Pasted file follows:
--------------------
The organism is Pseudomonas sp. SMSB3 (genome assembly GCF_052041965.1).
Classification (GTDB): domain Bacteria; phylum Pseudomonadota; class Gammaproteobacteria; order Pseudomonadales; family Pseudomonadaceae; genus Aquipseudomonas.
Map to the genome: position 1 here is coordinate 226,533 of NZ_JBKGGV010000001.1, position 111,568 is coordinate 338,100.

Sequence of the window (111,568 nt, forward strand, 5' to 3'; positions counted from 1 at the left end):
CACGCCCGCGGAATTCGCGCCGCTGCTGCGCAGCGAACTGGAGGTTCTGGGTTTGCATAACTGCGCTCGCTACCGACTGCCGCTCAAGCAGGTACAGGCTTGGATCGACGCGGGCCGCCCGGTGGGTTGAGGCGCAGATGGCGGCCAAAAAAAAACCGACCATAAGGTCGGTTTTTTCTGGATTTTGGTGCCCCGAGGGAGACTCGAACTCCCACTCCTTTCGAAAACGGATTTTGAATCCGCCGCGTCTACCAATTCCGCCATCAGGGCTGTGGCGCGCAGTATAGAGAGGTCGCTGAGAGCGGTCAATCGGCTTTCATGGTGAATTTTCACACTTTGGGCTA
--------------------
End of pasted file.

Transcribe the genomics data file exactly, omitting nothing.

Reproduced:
The organism is Pseudomonas sp. SMSB3 (genome assembly GCF_052041965.1).
Classification (GTDB): domain Bacteria; phylum Pseudomonadota; class Gammaproteobacteria; order Pseudomonadales; family Pseudomonadaceae; genus Aquipseudomonas.
Map to the genome: position 1 here is coordinate 226,533 of NZ_JBKGGV010000001.1, position 111,568 is coordinate 338,100.

Sequence of the window (111,568 nt, forward strand, 5' to 3'; positions counted from 1 at the left end):
CACGCCCGCGGAATTCGCGCCGCTGCTGCGCAGCGAACTGGAGGTTCTGGGTTTGCATAACTGCGCTCGCTACCGACTGCCGCTCAAGCAGGTACAGGCTTGGATCGACGCGGGCCGCCCGGTGGGTTGAGGCGCAGATGGCGGCCAAAAAAAAACCGACCATAAGGTCGGTTTTTTCTGGATTTTGGTGCCCCGAGGGAGACTCGAACTCCCACTCCTTTCGAAAACGGATTTTGAATCCGCCGCGTCTACCAATTCCGCCATCAGGGCTGTGGCGCGCAGTATAGAGAGGTCGCTGAGAGCGGTCAATCGGCTTTCATGGTGAATTTTCACACTTTGGGCTA